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Kellie Lunney

Senior Correspondent Kellie Lunney covers federal pay and benefits issues, the budget process and financial management. After starting her career in journalism at Government Executive in 2000, she returned in 2008 after four years at sister publication National Journal writing profiles of influential Washingtonians. In 2006, she received a fellowship at the Ohio State University through the Kiplinger Public Affairs in Journalism program, where she worked on a project that looked at rebuilding affordable housing in Mississippi after Hurricane Katrina. She has appeared on C-SPAN’s Washington Journal, NPR and Feature Story News, where she participated in a weekly radio roundtable on the 2008 presidential campaign. In the late 1990s, she worked at the Housing and Urban Development Department as a career employee. She is a graduate of Colgate University.
Results 1171-1180 of 1650

Bill aims to reduce the number of Senate confirmed positions

December 12, 2001 Agencies would have to submit plans to reduce their number of political positions requiring Senate confirmation under a bill aimed at streamlining the presidential appointments process. Sens. Joseph Lieberman, D-Conn., and Fred Thompson, R-Tenn., introduced legislation Wednesday that would require agency heads to report to the President and Congress on ...

Customs, INS told to improve random inspection programs

December 11, 2001 Data on foreign travelers collected from random inspection programs operated by the Immigration and Naturalization Service and the Customs Service is questionable, according to a December letter to agency heads from the General Accounting Office. Inspectors from Customs and the INS did not always follow proper random inspection procedures or ...

Agencies prize accountability when using special hiring authority

December 10, 2001 Federal managers who use special hiring flexibilities to attract top executives to government posts have maintained a high level of accountability and fairness, according to a new report from the PricewaterhouseCoopers Endowment for the Business of Government. Despite the potential for abusing special hiring authorities, managers at such agencies as ...

Pentagon auditors fail peer review

December 7, 2001 The Pentagon inspector general's office failed to follow proper procedures for conducting audits last year, according to a new report from federal investigators. Defense auditors left out evidence to support their conclusions and occasionally altered investigative paperwork after reports were completed, according to a review conducted by the Health and ...

Nonprofit group wants feds to talk to students about public service

December 6, 2001 Wanted: Enthusiastic federal employees to share their government experience with students interested in public service. The Partnership for Public Service, a nonprofit group dedicated to improving the government's recruitment and retention record, is creating a national speakers bureau comprised of mostly career employees to discuss their experience in the federal ...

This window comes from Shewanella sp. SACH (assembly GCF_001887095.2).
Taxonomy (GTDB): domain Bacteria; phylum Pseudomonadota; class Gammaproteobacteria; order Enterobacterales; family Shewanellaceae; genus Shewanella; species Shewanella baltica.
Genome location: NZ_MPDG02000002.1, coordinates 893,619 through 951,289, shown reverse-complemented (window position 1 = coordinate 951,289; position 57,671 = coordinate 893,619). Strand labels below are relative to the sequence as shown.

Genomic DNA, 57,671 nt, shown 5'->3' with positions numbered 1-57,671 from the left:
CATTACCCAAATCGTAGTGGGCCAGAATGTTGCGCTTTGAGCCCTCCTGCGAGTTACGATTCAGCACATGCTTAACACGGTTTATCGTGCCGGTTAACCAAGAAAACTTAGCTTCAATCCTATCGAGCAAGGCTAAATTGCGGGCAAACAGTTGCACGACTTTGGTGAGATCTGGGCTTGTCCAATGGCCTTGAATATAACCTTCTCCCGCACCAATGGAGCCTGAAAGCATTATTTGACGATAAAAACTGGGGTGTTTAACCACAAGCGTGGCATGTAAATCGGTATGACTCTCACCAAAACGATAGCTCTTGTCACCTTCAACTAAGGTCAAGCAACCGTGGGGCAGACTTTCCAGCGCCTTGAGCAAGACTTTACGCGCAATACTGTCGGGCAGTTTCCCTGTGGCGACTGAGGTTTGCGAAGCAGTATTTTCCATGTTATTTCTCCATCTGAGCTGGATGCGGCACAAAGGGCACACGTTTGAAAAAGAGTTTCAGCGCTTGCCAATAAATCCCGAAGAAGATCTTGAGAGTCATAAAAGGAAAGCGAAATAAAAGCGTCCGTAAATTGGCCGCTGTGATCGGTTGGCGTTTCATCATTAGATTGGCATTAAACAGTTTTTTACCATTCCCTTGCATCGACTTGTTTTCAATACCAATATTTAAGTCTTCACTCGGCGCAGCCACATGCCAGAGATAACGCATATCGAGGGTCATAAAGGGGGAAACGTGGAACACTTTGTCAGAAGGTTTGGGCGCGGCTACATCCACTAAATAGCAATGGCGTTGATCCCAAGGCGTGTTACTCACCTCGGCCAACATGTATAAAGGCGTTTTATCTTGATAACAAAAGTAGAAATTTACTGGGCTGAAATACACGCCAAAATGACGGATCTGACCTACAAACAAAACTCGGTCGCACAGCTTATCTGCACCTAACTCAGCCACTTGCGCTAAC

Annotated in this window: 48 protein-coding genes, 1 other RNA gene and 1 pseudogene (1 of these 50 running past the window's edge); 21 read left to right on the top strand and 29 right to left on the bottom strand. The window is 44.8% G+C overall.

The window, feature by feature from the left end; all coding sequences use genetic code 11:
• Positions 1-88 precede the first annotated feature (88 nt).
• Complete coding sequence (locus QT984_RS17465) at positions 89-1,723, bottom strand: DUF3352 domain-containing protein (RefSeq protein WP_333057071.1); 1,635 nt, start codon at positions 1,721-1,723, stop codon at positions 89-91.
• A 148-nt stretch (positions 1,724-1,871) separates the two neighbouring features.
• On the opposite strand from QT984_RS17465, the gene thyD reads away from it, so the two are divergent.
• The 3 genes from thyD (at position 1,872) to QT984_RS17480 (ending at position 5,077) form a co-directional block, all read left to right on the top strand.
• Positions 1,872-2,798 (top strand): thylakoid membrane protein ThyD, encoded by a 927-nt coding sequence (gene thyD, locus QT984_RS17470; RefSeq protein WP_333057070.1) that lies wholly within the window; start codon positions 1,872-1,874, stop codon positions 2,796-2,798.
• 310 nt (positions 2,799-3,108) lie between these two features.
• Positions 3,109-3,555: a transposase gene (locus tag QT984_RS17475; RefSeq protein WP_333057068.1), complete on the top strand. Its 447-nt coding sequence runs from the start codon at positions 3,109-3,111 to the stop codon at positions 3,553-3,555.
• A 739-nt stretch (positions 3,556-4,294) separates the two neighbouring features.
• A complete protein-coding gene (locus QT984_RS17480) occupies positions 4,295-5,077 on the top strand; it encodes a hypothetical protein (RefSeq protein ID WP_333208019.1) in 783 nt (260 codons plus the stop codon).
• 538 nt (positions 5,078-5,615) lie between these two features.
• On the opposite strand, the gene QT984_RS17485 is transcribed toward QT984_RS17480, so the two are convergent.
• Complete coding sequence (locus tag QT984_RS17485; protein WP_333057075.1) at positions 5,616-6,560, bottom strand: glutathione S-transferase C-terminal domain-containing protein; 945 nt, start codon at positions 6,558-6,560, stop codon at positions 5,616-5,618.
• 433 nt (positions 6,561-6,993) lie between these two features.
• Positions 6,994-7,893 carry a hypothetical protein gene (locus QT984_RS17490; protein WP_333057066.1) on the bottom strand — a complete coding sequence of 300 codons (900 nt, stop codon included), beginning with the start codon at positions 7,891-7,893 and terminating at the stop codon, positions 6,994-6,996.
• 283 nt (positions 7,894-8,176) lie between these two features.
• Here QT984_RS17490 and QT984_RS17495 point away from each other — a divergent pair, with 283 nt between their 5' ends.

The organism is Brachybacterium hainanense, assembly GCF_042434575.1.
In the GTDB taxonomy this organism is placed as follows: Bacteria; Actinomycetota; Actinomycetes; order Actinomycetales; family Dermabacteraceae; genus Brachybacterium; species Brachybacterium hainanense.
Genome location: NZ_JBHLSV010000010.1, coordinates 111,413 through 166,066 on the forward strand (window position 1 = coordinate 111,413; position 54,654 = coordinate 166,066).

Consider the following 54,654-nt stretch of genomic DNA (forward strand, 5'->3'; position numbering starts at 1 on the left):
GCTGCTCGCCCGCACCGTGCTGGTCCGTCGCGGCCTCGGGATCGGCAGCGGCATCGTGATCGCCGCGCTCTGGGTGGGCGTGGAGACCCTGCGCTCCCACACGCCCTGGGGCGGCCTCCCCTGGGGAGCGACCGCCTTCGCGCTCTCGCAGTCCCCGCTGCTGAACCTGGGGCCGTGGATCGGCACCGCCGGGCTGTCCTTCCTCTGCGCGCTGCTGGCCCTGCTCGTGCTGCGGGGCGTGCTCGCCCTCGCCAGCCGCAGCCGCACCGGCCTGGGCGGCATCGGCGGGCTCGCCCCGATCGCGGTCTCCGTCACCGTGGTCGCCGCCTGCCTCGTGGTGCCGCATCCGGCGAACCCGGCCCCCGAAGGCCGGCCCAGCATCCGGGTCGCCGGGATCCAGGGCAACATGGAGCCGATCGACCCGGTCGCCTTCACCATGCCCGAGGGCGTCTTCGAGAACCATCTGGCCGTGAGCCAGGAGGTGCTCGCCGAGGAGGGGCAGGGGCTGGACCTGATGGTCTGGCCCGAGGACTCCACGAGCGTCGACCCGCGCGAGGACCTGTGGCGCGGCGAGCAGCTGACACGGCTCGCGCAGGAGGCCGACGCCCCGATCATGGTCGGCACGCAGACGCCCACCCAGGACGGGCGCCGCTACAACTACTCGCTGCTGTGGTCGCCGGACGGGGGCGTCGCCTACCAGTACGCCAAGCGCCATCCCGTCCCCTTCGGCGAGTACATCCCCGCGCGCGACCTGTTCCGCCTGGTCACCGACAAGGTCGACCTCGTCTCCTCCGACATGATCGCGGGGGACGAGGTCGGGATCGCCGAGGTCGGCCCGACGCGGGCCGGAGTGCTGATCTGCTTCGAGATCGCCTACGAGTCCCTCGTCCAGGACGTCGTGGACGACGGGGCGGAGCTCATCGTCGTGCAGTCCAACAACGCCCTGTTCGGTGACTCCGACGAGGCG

Homeland security efforts help drug war, but hurt other missions

December 5, 2001 Heightened security at the nation's borders following the Sept. 11 terrorist attacks is helping federal law enforcement agencies crack down on drug trafficking, but is taking resources away from other core missions, witnesses at a House hearing said Wednesday. "We have seen mounting evidence to the effect that heightened counterterrorist ...

Agencies misuse hiring program designed to benefit minorities

December 4, 2001 Federal agencies continue to misuse a hiring program designed to benefit minorities, according to the Merit Systems Protection Board. Of the more than 2,300 employees hired through the government's Outstanding Scholar program last year, about 71 percent were white, while only 29 percent were minorities, according to MSPB. In a ...

FBI streamlines operations to focus on counterterrorism

December 3, 2001 The FBI will eliminate its investigative services division and create a new organizational structure focused on fighting terrorism, agency officials announced Monday. The overhaul creates four new executive assistant director positions focused on the following areas: criminal investigations; counterterrorism and counterintelligence; administration; and coordination among federal, state and local law ...

Pentagon to preserve makeshift memorials for Sept. 11 victims

November 30, 2001 Mementos left for victims of the Sept. 11 terrorist attack on the Pentagon will be preserved for history, the Defense Department said Thursday. The department has hired a moving company to start collecting thousands of letters, photographs and flags left on the grounds of the Pentagon to remember victims. Nearly ...

Government needs point man on health issues, lawmakers say

November 29, 2001 The government should appoint a spokesman with a medical background to provide credible health information on bioterrorism to avoid the confusion created during the anthrax outbreak, a panel of doctors said Thursday. The federal government failed to effectively inform the public and local health officials during the anthrax outbreak, leading ...